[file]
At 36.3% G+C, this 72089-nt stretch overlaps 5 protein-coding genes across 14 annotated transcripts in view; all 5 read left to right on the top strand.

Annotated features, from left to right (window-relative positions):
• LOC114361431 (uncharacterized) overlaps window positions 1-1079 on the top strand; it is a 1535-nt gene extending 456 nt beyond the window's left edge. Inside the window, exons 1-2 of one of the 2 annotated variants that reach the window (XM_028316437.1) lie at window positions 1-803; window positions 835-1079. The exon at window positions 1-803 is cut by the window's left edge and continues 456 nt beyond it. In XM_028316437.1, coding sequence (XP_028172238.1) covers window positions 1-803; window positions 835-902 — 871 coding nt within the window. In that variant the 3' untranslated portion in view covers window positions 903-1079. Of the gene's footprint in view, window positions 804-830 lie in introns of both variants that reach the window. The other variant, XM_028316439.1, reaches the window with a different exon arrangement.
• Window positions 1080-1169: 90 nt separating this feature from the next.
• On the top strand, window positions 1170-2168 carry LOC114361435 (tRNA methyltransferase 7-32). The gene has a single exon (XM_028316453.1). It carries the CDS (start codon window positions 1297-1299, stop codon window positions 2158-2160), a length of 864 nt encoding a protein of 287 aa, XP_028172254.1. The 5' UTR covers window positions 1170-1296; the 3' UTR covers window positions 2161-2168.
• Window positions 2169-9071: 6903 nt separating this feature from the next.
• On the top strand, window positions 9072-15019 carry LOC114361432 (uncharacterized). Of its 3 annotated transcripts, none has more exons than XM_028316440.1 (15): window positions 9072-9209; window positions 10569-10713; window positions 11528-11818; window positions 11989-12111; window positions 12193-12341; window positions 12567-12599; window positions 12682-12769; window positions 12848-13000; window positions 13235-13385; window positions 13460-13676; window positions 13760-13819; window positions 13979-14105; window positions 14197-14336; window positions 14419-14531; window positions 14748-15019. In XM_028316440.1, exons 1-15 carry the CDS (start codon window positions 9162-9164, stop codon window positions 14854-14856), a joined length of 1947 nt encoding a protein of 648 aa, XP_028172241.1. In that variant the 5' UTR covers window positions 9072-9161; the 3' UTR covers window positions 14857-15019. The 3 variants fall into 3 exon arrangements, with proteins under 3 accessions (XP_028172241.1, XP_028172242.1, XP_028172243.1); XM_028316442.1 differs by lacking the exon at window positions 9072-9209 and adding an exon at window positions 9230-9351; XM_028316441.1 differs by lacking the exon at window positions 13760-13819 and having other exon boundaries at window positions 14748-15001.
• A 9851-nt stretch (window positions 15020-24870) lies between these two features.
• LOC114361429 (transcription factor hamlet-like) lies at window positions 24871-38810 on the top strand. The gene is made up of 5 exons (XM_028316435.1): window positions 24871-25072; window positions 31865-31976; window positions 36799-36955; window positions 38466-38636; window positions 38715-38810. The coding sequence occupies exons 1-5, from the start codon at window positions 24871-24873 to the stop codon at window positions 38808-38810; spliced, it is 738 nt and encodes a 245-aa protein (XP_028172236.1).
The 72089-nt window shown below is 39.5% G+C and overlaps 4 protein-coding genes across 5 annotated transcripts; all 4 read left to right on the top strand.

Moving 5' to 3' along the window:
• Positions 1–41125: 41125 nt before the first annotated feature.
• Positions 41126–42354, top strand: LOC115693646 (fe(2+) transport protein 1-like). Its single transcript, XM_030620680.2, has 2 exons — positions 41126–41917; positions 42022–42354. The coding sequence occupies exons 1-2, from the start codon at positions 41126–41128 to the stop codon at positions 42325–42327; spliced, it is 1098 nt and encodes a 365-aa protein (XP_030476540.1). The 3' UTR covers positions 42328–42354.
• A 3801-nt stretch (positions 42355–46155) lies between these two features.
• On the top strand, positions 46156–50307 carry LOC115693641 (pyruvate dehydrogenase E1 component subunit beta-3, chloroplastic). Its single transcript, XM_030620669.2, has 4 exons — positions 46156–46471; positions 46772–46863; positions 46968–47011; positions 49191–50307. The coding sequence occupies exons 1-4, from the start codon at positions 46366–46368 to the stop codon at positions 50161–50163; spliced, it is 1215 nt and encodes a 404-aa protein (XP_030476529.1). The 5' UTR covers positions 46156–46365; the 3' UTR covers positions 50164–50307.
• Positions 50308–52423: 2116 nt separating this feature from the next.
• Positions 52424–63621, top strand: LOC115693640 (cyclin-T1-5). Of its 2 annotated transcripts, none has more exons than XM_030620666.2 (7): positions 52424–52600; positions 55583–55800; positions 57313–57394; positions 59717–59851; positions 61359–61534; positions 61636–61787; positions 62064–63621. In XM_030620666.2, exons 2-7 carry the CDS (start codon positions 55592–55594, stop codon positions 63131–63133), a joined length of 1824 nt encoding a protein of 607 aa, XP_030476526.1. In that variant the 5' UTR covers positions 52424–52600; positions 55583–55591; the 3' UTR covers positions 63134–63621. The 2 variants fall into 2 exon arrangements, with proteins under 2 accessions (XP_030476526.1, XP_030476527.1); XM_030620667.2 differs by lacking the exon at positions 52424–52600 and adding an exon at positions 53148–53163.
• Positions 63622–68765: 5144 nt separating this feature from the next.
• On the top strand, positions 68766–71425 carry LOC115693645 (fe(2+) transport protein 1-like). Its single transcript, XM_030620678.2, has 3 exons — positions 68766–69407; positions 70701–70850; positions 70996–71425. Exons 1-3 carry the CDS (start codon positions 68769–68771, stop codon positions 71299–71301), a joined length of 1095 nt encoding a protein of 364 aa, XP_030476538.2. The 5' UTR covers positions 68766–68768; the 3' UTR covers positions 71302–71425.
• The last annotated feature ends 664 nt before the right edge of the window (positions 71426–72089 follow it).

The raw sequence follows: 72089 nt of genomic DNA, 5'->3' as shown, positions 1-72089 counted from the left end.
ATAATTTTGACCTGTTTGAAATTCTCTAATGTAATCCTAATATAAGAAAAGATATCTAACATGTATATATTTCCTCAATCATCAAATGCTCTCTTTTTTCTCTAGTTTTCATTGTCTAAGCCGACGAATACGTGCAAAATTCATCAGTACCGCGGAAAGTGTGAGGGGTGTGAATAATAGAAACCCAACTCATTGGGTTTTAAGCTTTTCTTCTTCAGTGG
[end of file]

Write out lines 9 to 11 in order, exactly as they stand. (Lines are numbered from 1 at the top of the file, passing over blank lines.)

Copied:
• LOC114361429 (transcription factor hamlet-like) lies at window positions 24871-38810 on the top strand. The gene is made up of 5 exons (XM_028316435.1): window positions 24871-25072; window positions 31865-31976; window positions 36799-36955; window positions 38466-38636; window positions 38715-38810. The coding sequence occupies exons 1-5, from the start codon at window positions 24871-24873 to the stop codon at window positions 38808-38810; spliced, it is 738 nt and encodes a 245-aa protein (XP_028172236.1).
The 72089-nt window shown below is 39.5% G+C and overlaps 4 protein-coding genes across 5 annotated transcripts; all 4 read left to right on the top strand.

Moving 5' to 3' along the window: